Changes to pensions, long ways off: MP

Current generation of retirees don't have to worry about it, says Conservative representative

Seniors, rest easy, changes to the Old Age Security supplement won’t affect you, despite Prime Minister Stephen Harper’s raising of the topic last week in Switzerland.

“I think what he said was our government is committed to ensuring the retirement security of Canadians,” said Maple Ridge MP Randy Kamp, in Ottawa Monday for a new session of Parliament.

Kamp said there’s a need to ensure that Old Age Security will be available in the future as more baby boomers hit retirement age, but that those currently on pensions won’t see any changes. He’s been assuring pensioners who’ve been calling his office of that and says they’re relieved to hear that.

Currently, Old Age Security costs the government about $36 billion a year. By 2030, that will jump to $110 billion.

“So we need to find a way to be able to pay for that.”

Betty Levens, with the Ridge Meadows Seniors Society, doubted the government could take Old Age Security away from its current recipients, although she wonders what the next generation, who might not be able to collect as easily, will think.

The average monthly OAS is $508 a month and is given to low-income seniors as a supplement to their Canada Pension Plan. A Guaranteed Income Supplement of $491 monthly is also available for those earning less than $39,264.

The government, last July, hiked GIS for seniors with little or no income other than the Old Age Security by up to $600 per year for single seniors and up to $840 per year for couples.

One way to pare back payments would be to increase the eligibility age to beyond 65.

Kamp said the pension was an important issue that had to be addressed and not ignored, but that any changes would be preceded by a substantial notification period.

The government is currently going through a cost-cutting exercise to reduce its deficit and is even looking at pensions paid to Members of Parliament.

“I expect there could be some changes there,” he said.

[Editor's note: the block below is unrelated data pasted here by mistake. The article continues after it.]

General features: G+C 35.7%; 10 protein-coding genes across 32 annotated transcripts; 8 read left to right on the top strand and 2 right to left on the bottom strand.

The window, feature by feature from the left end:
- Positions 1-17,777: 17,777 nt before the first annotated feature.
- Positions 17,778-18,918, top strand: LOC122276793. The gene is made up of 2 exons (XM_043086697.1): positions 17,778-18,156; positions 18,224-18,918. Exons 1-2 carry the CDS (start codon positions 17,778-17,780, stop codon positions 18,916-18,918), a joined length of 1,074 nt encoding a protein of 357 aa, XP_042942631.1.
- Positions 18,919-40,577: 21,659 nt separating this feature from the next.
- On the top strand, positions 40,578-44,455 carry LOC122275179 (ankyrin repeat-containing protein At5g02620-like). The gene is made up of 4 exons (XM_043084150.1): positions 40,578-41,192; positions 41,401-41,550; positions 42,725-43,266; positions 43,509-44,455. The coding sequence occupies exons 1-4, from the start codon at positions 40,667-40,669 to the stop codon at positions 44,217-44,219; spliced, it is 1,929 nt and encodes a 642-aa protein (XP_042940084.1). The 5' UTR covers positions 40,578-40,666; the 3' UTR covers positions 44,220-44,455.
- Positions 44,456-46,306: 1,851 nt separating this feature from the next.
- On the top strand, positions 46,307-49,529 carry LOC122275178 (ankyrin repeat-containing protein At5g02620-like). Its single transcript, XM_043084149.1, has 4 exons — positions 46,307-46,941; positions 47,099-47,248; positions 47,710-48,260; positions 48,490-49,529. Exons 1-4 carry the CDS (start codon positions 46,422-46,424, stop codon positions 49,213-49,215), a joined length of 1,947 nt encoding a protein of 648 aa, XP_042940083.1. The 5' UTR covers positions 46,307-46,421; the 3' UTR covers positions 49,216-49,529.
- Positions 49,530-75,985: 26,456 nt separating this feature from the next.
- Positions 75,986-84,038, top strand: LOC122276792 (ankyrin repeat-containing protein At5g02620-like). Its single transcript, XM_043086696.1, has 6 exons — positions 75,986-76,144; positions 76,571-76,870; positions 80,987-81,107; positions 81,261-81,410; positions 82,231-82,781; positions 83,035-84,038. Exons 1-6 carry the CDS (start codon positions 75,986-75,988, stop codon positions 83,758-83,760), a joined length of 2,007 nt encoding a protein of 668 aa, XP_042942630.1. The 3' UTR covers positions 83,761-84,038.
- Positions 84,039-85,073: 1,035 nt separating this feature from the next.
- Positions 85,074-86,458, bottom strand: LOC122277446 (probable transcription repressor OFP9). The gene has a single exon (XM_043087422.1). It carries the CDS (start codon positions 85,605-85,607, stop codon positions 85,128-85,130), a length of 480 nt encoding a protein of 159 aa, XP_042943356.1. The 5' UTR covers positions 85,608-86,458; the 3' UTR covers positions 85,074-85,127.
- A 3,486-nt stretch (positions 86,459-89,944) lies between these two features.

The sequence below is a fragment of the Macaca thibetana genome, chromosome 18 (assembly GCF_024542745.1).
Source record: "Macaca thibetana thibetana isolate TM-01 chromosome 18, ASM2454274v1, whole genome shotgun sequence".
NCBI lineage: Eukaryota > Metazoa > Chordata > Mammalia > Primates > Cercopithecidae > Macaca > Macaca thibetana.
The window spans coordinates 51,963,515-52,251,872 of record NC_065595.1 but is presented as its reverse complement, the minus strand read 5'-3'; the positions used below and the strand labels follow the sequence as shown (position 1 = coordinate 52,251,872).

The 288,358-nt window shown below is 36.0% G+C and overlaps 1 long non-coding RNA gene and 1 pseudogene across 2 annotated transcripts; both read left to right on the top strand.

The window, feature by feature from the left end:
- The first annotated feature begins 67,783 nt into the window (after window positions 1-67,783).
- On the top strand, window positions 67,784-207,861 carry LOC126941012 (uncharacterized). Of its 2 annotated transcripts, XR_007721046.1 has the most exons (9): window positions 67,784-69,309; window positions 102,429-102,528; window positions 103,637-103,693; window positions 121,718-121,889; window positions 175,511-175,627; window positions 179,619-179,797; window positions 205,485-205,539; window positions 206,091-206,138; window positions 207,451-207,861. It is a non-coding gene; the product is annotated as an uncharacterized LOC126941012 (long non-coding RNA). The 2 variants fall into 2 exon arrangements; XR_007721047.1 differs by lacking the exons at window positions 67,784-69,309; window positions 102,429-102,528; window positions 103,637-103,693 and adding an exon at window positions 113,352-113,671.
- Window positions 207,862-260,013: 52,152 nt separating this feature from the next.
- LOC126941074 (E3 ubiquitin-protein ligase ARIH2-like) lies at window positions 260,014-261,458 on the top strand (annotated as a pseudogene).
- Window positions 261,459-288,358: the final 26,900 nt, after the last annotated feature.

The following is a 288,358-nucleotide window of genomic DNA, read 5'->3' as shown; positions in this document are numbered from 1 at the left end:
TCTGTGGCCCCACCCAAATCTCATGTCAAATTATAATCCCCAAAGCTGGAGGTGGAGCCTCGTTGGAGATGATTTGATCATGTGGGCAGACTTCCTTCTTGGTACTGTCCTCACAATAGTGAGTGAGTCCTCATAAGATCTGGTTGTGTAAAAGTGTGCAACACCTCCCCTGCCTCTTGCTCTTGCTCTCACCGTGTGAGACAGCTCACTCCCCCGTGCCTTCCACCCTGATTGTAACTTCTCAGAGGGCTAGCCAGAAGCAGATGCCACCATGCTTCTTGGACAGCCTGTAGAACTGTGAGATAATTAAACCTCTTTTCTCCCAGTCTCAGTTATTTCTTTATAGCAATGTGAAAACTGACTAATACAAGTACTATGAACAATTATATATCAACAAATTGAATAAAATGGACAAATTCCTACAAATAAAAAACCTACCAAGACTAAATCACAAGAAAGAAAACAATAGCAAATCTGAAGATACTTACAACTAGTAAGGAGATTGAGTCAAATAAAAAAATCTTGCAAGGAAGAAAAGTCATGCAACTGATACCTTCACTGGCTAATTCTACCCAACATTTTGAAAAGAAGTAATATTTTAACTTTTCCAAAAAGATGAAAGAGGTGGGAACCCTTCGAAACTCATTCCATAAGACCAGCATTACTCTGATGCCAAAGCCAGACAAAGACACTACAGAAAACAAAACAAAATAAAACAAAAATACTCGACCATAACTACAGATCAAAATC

According to a January report from the Canadian Taxpayers Federation, taxpayers chip in $23 in subsidies for every dollar that MPs contribute to their pension plans.

After serving six years, the average MP’s pension is $54,693 a year.

Brian Rice, president of the Liberal riding association for Pitt Meadows-Maple Ridge-Mission, said health care, not OAS, will be the expensive item, and Harper never said in his campaign last year that he’d cut pensions.

According to a Liberal news release, by the time the baby-boom retirement wave peaks around 2031, the share of Canada’s GDP spent on OAS will

increase only 0.73 % over today’s level.

“There are better ways of dealing with budgetary issues, which they created, than put our most vulnerable population at risk of poverty,” Rice added.

“If you want to save money, don’t buy as many (F-35) jets. Don’t build as many prisons.”

The government is buying 65 of the stealth fighters, which are already the topic of cost overruns and quality.

One possible target of economizing is the CBC. According to Twitter on Monday, four Conservative MPs were trying to completely remove its funding.

Kamp though said CBC is currently receiving the most money it’s ever received, but that every government agency is being considered for cutbacks.

“I haven’t heard of anybody seriously say it shouldn’t be funded at all.”

This session just begun will see the passage in the Senate of the abolition of the long gun registry so hunting rifles no longer have to be registered.